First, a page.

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Less Nutritious Grains May Be In Our Future

When crops are surrounded by high levels of carbon dioxide, they're more productive. But they may have lower concentrations of some crucial nutrients, which could increase malnutrition in the future.
NPR

Civil War Invades An Elephant Sanctuary: One Researcher's Escape

Andrea Turkalo spent 22 years in central Africa, studying rare forest elephants. Then civil war forced her to flee — and poachers killed many of the elephants she'd shared a life with.
NPR

Stanford Dumps Its Holdings In Coal, With Climate In Mind

Stanford says it will its divest holdings in coal companies over climate change concerns. It's the most prominent of the roughly one dozen colleges that have decided to sell off fossil fuel holdings.
NPR

Chemists Expand Nature's Genetic Alphabet

DNA's instructions are written in a code of four molecular "letters," labeled A, C, T and G. For the first time, researchers have created and inserted two brand-new letters into a living cell.
NPR

Draw My Left! No, No, My Other Left! A Hidden Bias In Art History Revealed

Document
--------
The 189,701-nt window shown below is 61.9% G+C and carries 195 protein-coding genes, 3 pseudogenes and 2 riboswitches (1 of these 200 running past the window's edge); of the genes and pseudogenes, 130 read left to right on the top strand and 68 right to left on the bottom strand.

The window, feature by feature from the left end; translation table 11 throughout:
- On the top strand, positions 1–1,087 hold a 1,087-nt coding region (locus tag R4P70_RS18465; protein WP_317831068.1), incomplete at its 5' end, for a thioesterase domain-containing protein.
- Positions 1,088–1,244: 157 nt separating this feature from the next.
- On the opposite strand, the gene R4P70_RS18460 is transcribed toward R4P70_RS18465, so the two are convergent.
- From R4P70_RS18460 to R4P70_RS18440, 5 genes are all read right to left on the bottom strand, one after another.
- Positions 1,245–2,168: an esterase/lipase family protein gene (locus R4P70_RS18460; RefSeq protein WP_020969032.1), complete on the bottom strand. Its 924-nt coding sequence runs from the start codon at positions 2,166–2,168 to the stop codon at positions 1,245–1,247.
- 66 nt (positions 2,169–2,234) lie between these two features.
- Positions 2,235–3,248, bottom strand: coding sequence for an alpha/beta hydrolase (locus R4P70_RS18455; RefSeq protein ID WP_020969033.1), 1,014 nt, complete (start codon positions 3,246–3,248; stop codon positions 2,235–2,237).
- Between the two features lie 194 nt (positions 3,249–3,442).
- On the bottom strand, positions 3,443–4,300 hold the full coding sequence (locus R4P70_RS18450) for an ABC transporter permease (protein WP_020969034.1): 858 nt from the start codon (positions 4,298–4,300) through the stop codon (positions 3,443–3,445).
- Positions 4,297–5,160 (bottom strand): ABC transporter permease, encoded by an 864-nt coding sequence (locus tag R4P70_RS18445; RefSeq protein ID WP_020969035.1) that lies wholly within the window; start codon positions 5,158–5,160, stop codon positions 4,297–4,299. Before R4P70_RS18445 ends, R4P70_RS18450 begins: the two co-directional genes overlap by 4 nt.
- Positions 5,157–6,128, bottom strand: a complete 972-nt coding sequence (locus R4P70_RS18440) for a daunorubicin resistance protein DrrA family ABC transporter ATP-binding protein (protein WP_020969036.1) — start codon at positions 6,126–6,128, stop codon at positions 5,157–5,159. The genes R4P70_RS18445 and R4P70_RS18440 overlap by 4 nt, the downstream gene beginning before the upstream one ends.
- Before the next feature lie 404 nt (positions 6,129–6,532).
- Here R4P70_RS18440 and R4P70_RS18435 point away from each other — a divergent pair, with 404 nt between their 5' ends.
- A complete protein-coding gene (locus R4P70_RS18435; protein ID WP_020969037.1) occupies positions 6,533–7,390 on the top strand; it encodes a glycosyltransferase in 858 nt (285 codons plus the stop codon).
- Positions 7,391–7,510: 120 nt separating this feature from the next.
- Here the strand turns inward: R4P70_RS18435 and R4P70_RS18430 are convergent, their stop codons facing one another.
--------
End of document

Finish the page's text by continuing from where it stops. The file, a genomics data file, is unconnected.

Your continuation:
Why is it that in thousands of portraits done all over the world, artists emphasize the left side of the subject's face? There's a bias here, and it's hiding in our brains.
NPR

Faith Drives A Father To Create A Test For Childhood Cancer

Noah Shaw was diagnosed with a potentially fatal cancer when he was just 4 months old. That didn't shake his father's faith in God. But it did drive him to try to invent an early cancer test.
NPR

Despite Warnings On Warming, Public Response Remains Lukewarm

The National Climate Assessment was released today. NPR's Robert Siegel talks to Bill McKibben, author of Oil and Honey: The Education of an Unlikely Activist, about the report.
NPR

Report: Climate Change Creates Public Health Costs

Melissa Block speaks with Brian Stone, director of the Urban Climate Lab at Georgia Institute of Technology, about the public health effects of climate change.
NPR

White House Report Says Climate Change Is Here And Now

A new U.S. government report tells an unambiguous story: The planet is warming, climate change is driven primarily by people and it's already affecting Americans, through more frequent or intense heat waves, downpours and, in some regions, floods or droughts.
NPR

Scientists Help Galapagos Finches Get Rid Of A Nasty Nest Pest

Cotton balls laced with insecticide just might be the answer to a parasitic fly that has been killing off young finches in the Ecuadorean islands since 1997.

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